After months of haggling with the Portuguese government over its discriminatory tax practices on lottery winnings, the European Commission has referred the issue to the European Court of Justice for a judicial ruling.
The row has its roots in the Portuguese government's insistence on taxing foreign lottery winnings whilst domestic prizes remain exempt, thus prejudicing lottery providers outside the country in contravention of EU principles.
The discriminatory taxation was to some extent reduced last December following a "reasoned opinion" from the Commission , when the government exempted winnings from the European EuroMillions network, which includes EuroMillions lotteries from Belgium, France, Ireland, Luxembourg, Portugal, Spain, the UK and Switzerland. However, this apparently did not go far enough as it did not embrace all foreign state lotteries.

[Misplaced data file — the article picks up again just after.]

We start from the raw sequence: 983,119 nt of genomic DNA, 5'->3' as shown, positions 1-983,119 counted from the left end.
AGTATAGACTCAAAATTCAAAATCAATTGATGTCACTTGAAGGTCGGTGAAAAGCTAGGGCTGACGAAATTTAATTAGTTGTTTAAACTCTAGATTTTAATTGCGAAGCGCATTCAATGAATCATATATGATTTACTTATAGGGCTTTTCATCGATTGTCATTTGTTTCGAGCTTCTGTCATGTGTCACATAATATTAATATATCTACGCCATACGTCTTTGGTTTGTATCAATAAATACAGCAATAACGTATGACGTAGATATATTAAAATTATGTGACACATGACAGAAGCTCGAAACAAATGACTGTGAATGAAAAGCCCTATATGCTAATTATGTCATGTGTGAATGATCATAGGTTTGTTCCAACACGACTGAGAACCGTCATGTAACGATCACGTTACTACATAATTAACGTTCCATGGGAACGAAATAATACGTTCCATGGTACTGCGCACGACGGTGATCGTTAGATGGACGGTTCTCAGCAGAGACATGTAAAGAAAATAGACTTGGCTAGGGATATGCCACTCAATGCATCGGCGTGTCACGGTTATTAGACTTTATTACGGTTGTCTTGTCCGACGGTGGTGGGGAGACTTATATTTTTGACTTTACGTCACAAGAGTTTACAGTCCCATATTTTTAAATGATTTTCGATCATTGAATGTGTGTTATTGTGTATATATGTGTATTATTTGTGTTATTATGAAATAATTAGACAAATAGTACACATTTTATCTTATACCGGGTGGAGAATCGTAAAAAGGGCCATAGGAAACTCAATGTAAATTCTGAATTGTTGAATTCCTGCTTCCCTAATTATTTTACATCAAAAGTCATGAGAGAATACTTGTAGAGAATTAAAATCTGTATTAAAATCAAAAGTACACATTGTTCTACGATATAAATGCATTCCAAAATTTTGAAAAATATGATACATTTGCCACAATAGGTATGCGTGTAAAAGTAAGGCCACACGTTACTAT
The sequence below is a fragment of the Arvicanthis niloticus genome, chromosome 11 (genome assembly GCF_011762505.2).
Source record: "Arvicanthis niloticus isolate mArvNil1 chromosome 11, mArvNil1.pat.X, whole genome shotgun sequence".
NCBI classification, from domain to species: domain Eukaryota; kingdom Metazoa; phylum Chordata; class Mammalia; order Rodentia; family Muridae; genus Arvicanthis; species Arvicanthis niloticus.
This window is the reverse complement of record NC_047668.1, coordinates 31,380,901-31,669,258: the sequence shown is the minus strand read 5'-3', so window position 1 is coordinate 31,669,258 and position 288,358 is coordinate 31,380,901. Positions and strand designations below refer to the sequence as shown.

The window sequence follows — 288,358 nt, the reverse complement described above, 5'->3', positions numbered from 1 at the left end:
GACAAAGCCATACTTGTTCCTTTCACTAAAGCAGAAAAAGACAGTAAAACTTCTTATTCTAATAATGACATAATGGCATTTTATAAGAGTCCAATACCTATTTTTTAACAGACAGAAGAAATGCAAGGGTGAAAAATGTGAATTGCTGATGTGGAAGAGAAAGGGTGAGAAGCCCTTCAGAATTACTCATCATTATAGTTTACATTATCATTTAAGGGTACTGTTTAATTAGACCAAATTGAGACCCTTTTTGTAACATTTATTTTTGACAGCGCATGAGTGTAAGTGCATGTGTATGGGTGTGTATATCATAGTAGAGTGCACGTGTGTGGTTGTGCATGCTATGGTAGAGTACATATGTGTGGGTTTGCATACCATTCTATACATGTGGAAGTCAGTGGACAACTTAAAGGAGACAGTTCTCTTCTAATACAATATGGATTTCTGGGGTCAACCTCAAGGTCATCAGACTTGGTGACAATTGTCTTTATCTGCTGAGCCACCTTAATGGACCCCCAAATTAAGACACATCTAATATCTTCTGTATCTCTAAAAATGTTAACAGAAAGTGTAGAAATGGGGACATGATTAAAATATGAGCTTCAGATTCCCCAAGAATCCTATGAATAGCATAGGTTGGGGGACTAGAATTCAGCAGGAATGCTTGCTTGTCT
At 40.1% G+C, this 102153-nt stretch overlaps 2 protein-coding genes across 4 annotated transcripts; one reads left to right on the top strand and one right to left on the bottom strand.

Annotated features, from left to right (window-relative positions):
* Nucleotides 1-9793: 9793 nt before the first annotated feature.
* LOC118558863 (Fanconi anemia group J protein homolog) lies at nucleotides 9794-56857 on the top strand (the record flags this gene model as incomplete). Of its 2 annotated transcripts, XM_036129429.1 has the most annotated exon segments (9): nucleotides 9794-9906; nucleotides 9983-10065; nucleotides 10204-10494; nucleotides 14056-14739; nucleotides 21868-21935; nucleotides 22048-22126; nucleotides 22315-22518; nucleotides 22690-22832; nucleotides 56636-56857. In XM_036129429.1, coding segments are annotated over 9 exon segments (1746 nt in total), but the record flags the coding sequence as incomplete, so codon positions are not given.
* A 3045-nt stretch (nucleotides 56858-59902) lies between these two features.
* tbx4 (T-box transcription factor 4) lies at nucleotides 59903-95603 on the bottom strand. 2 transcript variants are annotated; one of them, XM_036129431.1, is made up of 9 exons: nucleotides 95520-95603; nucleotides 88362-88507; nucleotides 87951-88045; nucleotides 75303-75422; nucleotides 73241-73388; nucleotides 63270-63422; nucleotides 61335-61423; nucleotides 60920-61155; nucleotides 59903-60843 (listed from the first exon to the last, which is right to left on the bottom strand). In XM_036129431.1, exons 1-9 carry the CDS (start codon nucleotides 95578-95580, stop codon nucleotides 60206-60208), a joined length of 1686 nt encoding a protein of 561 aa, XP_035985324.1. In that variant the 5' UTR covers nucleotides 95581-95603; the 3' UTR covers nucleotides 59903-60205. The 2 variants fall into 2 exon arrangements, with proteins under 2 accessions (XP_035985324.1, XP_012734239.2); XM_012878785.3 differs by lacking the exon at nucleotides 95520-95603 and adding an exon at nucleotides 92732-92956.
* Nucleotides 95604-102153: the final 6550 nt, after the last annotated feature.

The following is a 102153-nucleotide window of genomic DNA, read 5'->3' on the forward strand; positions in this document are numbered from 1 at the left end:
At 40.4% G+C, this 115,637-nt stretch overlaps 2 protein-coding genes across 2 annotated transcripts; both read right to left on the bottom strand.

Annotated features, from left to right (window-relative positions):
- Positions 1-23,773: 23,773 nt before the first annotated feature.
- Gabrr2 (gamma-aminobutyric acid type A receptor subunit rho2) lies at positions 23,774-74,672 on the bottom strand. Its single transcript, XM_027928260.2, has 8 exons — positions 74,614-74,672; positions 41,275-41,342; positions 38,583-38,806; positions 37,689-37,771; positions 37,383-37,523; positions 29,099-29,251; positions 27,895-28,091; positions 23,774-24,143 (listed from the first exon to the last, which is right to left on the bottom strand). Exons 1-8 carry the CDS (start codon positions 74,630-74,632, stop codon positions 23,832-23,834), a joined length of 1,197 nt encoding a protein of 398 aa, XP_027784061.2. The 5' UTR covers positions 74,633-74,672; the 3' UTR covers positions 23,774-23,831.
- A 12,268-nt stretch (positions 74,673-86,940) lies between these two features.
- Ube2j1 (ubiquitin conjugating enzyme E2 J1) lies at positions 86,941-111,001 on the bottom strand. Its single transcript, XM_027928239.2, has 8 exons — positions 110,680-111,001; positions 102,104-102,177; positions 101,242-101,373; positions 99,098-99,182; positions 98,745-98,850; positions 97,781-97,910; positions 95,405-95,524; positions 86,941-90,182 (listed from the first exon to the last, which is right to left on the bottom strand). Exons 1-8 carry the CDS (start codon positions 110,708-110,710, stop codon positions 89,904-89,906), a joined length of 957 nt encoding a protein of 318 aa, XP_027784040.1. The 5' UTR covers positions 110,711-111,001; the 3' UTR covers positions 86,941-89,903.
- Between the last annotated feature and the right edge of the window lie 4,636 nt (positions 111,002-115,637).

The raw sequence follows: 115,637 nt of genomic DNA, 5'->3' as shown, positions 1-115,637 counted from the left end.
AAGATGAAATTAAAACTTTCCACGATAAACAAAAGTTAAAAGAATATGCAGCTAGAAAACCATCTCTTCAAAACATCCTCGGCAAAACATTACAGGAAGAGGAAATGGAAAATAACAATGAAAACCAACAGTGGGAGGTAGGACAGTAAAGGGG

The Commission reiterated in a statement that – in its opinion – the current tax practices of the Portuguese government on lottery winnings remained in conflict with the European Commission Treaty, restricting competitive services. It rejected a counter argument that the discrimination was necessary to combat problem gambling, and the matter will now be judicially argued and decided.